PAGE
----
Area veterans ponder wider war on terror with bin Laden demise

Local veterans who recently served in Iraq and Afghanistan expressed conflicted feelings Monday after the announcement of Osama bin Laden’s death.

“It was just a lot of relief,” said Brandon Jamison, 30, who served in Iraq from 2003 to 2004. As a Marine corporal, Jamison performed humanitarian missions in Baghdad — helping to rebuild schools and hospitals.

Jamison said he was surprised by the announcement as he, like many others, had suspected the al-Qaida leader already was dead.

“It’s been a long time coming, but now I keep wondering what’s next,” he said.

Jamison is worried that there will be retaliation and compared the event to the death of Saddam Hussein in 2006.

“I’ve thought a lot about this and I don’t think it will make a difference,” said Kyle Davis, 25,  a veteran who served in Iraq from 2005 to 2006.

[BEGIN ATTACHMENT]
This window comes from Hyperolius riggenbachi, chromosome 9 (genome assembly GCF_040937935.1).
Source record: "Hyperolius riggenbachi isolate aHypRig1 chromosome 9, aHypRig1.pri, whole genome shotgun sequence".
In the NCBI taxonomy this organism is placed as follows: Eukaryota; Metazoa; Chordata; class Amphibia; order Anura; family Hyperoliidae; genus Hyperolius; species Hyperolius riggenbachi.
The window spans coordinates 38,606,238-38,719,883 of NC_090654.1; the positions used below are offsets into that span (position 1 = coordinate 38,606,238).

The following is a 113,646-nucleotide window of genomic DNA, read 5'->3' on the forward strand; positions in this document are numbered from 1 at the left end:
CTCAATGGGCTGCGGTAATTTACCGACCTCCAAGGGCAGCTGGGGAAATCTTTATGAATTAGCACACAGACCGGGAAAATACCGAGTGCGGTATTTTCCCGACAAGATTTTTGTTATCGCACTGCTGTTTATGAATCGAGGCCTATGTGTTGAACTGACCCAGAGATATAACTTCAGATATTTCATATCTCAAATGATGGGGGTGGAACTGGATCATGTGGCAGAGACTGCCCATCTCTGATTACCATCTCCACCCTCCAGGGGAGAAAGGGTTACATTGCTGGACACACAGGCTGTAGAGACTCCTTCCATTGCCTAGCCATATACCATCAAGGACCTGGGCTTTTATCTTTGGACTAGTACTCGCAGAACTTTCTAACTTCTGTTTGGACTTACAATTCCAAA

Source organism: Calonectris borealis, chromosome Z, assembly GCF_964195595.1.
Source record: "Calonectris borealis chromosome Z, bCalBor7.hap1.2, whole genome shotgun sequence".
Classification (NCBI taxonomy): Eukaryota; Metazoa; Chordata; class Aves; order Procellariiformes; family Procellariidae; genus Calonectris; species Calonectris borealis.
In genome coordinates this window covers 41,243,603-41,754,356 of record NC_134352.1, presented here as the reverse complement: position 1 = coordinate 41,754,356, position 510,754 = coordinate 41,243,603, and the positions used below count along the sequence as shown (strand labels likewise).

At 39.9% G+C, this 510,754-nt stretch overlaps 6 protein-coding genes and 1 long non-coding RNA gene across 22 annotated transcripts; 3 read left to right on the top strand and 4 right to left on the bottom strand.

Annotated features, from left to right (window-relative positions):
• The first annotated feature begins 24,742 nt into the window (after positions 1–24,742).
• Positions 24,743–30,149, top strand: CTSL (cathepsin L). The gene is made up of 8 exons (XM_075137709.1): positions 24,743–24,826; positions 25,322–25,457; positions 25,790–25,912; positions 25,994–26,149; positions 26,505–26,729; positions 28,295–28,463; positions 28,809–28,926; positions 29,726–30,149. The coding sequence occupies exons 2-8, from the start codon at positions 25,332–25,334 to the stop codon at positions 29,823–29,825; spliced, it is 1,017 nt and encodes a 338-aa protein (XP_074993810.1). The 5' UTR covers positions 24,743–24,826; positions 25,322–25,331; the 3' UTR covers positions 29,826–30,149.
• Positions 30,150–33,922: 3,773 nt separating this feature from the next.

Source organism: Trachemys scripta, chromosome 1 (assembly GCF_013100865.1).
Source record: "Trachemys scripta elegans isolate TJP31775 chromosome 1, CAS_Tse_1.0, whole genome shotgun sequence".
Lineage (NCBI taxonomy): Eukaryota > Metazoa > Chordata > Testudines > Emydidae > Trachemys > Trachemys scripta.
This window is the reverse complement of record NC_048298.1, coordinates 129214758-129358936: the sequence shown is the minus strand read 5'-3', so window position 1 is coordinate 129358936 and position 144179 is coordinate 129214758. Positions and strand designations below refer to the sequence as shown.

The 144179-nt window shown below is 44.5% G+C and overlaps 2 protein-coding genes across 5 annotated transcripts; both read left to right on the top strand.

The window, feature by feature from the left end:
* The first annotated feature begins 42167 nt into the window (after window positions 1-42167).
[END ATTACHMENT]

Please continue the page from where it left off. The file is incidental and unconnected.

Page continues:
Davis heard about the assassination during a veterans fundraiser to support Western Slope Honor Flight, which took place at Tenacious Bros. Pub on Sunday evening.

“I heard screaming and cheers,” Davis said, “and they poured everybody a shot on the house.”

But, after the initial jubilation, Davis pondered whether the cost of killing bin Laden has been worth it.

“He’s gone and that’s a good thing,” he said, “but he didn’t have much to do with Iraq, so I feel really kinda conflicted about it.”

Paul Sweeney, chief of customer relations for the Veterans Affairs Medical Center, said there was “certainly a sense of relief” for veterans who had served in the global war on terror. However, no formal events to mark the occasion are planned by the VA locally.


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